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Garry Tan tweet: If criminal charges arise, DA wants state to handle case

A man stands on a stage.
Garry Tan, CEO and president of Y Combinator, deleted the tweet after sending it Saturday. | Source: Harry Murphy/Sportsfile for Web Summit via Getty Images

San Francisco’s District Attorney Brooke Jenkins has asked the California attorney general to take any criminal cases that emerge from an investigation following a threatening tweet—aimed at progressive politicians—by tech CEO Garry Tan.

“The San Francisco District Attorney’s Office proactively reached out to the Attorney General’s Office to request that they handle any case that may arise after the San Francisco Police Department completes their investigation to avoid the appearance of any impropriety,” DA spokesperson Randy Quezada said in a statement.

A threatening message with an image of Garry Tan's deleted tweet,
This message was mailed to Supervisor Aaron Peskin after Y Combinator CEO Garry Tan sent out an expletive-filled tweet that has since been deleted. | Source: Courtesy Aaron Peskin

Quezada did not explain why the DA taking the case would be improper. However, Sam Singer, a spokesperson for Tan, said Tan is a major donor to Jenkins and late last year held a fundraiser for her at his San Francisco home.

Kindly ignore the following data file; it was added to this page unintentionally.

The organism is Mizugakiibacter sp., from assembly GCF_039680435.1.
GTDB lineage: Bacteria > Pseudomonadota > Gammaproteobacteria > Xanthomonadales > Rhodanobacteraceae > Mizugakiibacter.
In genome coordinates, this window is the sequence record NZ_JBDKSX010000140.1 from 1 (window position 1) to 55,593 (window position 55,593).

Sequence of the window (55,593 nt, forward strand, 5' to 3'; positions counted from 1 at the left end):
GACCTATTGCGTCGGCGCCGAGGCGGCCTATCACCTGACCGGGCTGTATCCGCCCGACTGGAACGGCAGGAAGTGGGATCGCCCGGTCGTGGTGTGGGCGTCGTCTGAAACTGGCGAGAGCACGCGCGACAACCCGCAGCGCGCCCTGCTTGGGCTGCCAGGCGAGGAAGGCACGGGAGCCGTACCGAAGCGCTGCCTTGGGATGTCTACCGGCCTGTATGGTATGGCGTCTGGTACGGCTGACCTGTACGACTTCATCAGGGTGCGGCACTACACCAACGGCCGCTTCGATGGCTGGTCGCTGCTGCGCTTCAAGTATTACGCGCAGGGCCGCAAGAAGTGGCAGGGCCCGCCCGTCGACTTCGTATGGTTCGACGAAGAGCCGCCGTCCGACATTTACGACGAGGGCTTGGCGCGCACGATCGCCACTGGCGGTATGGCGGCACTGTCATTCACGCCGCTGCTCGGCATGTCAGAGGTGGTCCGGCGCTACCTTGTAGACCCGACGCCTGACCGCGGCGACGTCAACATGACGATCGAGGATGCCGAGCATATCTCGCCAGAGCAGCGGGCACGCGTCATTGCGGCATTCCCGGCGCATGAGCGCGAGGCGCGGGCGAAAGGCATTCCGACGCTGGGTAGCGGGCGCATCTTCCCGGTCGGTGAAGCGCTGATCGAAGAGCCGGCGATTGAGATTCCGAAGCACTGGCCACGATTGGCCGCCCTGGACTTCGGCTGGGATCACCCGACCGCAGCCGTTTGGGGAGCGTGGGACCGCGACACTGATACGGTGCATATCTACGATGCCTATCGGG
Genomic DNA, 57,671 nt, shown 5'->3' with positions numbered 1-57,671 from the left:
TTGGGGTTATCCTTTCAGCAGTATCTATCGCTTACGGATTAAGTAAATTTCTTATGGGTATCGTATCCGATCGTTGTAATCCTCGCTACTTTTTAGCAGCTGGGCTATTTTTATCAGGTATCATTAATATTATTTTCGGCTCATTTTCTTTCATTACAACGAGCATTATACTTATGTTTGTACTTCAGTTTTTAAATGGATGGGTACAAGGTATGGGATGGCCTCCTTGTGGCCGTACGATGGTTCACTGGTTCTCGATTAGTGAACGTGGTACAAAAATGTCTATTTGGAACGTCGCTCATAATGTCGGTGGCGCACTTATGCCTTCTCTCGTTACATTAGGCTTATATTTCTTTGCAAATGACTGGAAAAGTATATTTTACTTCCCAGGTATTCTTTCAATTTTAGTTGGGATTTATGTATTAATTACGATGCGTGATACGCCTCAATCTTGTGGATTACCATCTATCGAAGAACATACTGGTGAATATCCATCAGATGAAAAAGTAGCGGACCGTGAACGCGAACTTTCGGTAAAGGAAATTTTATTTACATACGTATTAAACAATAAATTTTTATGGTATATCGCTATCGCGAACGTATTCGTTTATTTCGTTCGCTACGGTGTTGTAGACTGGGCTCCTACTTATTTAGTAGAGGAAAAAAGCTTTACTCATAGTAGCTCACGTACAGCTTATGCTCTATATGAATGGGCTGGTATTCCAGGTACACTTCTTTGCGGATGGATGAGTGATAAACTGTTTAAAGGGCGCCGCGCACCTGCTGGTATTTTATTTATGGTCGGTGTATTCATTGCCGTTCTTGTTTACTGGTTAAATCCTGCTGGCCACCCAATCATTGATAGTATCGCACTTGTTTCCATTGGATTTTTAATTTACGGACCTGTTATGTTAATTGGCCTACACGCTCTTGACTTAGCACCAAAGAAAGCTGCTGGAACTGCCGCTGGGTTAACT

Campaign finance reports show that Tan gave Jenkins $500—the limit in San Francisco for specific candidates—in 2022. Her campaign committee has yet to file its latest report, which is due by the end of the day on Jan. 31.

The Attorney General’s Office did not return a request for comment or the agency’s response to the DA’s request. 

Tan’s tweet, which named seven progressive San Francisco supervisors, was sent early Sunday morning and cursed them all as a “crew,” before saying “die slow motherfuckers.” 

Just after midnight Saturday, Tan posted a tweet mimicking 2Pac’s famous diss track “Hit ’Em Up.” Tan's late-night rant replaced 2Pac’s references to the Notorious B.I.G. and Bad Boy Records with the names of Supervisors Connie Chan, Aaron Peskin, Ahsha Safaí, Dean Preston, Shamann Walton, Myrna Melgar and Hillary Ronen.

Tan deleted the post and apologized, saying there’s “no place, no excuse and no reason for this type of speech and charged language in the discourse.”

But the tweets appear to have inspired someone to send threatening messages to at least two supervisors, Preston and Peskin. The letter they received included a screenshot of Tan’s deleted tweet and a message that read, “I WISH A SLOW AND PAINFUL DEATH FOR YOU AND YOUR LOVED ONES.”

The message sent to Peskin also featured an image of Tan on the envelope, the supervisor told The Standard.

Both supervisors have since filed police reports.

The police department is investigating the case but has yet to complete its inquiry. 

“We know about the mailer and are investigating,” said SFPD spokesman Evan Sernoffsky.

Jonah Owen Lamb can be reached at jonah@sfstandard.com

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